You might look at a video game and wonder what it could teach people about economics. Funnily enough, video games – specifically those of the massive multiplayer online role-playing game genre – contain economies that rival real-world ones, although they’re largely considered for “fun” and have no real world implications. For instance, avatars within games have no biological needs and thus, aren’t susceptible to things such as a house to sleep in and the like.
Virtual economies in games are built on marketplaces, where avatars acquire items that are otherwise rare or difficult to obtain. In some games, such as Final Fantasy XIV, the virtual economy also includes housing and furniture – though again, this has no real consequence for a player’s avatar other than a place in the game to call home and decorate as they see fit.
Real world economics, virtually
MMORPGs generally go as far as having microtransactions, where players may pay real money to purchase cosmetic items, or items that affect how much experience points or in-game currency they earn. Some games, however, like Eve Online and Ultima Online, go beyond this concept.
Eve Online out of Iceland has a $36 million economy per year, and pushes into hard monetary value by replicating real-life economic phenomena. To explain, Eve Online is set in space, where factions compete for a number of resources including ships, the ability to trade with other players – and the like.
Running on a system of limited resources means that the game is wholly dependent on each other to survive in the game. In 2013, a Revenant Supercarrier, valued at 300 billion Interstellar Kredit (ISK, an acronym shared with the games home country) or $8,000, was destroyed. There can only ever be three of these ships in-game to preserve its economic balance, and the fall of one sent the game into a large spiral akin to a global economic recession.
At the time, the event led economists and researchers like Eyjolfur Gudmundsson, who works for CCP Gaming, incidentally Eve Online’s developer, to further dive into what makes the game’s economy tick. They stated that they had barely scratched the surface of how it might gain insight into people’s behaviors and how they affect the real world economy.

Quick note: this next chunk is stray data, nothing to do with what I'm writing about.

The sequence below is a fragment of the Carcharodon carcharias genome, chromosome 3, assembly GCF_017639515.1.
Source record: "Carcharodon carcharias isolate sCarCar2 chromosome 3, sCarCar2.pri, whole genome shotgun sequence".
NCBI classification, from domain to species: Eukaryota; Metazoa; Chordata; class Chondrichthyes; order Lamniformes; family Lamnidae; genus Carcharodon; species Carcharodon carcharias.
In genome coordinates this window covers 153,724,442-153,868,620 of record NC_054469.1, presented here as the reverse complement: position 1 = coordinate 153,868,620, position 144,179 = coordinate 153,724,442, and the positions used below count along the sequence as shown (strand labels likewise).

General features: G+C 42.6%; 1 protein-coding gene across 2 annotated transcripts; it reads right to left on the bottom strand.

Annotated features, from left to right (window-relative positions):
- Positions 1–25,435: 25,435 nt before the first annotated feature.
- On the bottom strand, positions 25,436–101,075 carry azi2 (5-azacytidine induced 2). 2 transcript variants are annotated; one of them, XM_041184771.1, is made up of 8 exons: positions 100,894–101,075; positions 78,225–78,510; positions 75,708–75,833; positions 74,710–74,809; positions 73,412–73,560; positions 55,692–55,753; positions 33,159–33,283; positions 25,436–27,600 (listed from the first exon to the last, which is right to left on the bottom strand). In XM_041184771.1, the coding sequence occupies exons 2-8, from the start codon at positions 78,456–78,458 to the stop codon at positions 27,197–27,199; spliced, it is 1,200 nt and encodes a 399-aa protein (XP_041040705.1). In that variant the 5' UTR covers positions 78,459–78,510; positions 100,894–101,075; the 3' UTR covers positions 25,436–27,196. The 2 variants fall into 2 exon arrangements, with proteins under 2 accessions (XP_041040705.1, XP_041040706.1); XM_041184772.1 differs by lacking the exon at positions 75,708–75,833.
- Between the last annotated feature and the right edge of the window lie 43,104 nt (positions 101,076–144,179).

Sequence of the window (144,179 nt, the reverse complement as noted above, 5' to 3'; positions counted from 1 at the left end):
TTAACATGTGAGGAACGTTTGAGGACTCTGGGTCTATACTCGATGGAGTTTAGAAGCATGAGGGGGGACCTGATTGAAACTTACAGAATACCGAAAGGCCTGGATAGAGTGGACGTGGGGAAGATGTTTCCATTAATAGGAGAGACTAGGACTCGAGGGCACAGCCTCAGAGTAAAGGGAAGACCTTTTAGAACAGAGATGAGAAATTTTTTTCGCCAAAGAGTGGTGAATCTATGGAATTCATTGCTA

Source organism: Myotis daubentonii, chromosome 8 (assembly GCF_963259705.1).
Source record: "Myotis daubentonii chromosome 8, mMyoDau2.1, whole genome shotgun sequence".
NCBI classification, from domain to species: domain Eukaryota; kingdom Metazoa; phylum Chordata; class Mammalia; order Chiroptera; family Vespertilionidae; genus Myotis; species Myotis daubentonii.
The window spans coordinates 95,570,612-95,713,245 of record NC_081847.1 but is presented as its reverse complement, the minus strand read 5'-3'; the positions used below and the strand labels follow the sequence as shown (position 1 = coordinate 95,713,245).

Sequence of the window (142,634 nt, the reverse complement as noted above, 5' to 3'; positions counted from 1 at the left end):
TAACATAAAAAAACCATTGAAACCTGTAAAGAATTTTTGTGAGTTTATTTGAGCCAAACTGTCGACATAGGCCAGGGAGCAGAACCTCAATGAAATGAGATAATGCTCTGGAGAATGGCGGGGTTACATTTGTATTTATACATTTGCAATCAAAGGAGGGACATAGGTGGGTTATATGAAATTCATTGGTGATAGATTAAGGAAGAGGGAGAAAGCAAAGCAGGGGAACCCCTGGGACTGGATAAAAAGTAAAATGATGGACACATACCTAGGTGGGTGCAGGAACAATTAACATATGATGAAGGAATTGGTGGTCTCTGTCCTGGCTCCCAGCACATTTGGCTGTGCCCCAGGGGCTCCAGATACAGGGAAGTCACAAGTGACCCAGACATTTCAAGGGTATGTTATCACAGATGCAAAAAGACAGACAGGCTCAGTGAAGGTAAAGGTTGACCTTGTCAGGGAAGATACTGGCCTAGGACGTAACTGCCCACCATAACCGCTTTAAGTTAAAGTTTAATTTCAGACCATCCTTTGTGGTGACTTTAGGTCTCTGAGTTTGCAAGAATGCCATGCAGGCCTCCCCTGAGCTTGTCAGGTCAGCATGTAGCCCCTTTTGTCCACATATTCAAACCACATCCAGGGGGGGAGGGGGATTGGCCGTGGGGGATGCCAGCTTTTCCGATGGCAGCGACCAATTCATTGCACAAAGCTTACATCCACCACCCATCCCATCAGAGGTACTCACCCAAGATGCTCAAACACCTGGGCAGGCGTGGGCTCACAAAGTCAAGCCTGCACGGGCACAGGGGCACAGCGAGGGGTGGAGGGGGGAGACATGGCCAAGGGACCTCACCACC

The blurred line
The existence of microtransactions and marketplaces within MMORPGs has become the focus by which a single server within the game might price its goods. For example, in Final Fantasy XIV, a game that has multiple servers to support its subscribers, the price for a plot of land might be different in Balmung than it is in Faerie, owing to the density of players within that server.
This means that players will need to invest real hours working for the Gil – FFXIV’s in-game currency – in order to get themselves that plot of land, but they might be beaten by another player with vaster resources. It’s because of scarcities like these that some players might resort to the practice of using real money to purchase in-game currency.
It is a shortcut that isn’t legal, and while there is little to regulate or even apprehend gold farmers or gold purchasers short of banning their accounts, there’s also little to stop people who would prefer instant gratification over a well-earned reward.
Game economies have become a fantastic source of behavioral data, especially in the aspect of attaching real value to what otherwise are just lines of code.
There are entire channels dedicated to the exploration of game economies and how behavior in these self-contained spheres might actually benefit the real world.
Miggy Castañeda writes about personal finance for MoneyMax.ph, a financial comparison website aiming to help Filipinos save money through diligent comparisons of financial products.
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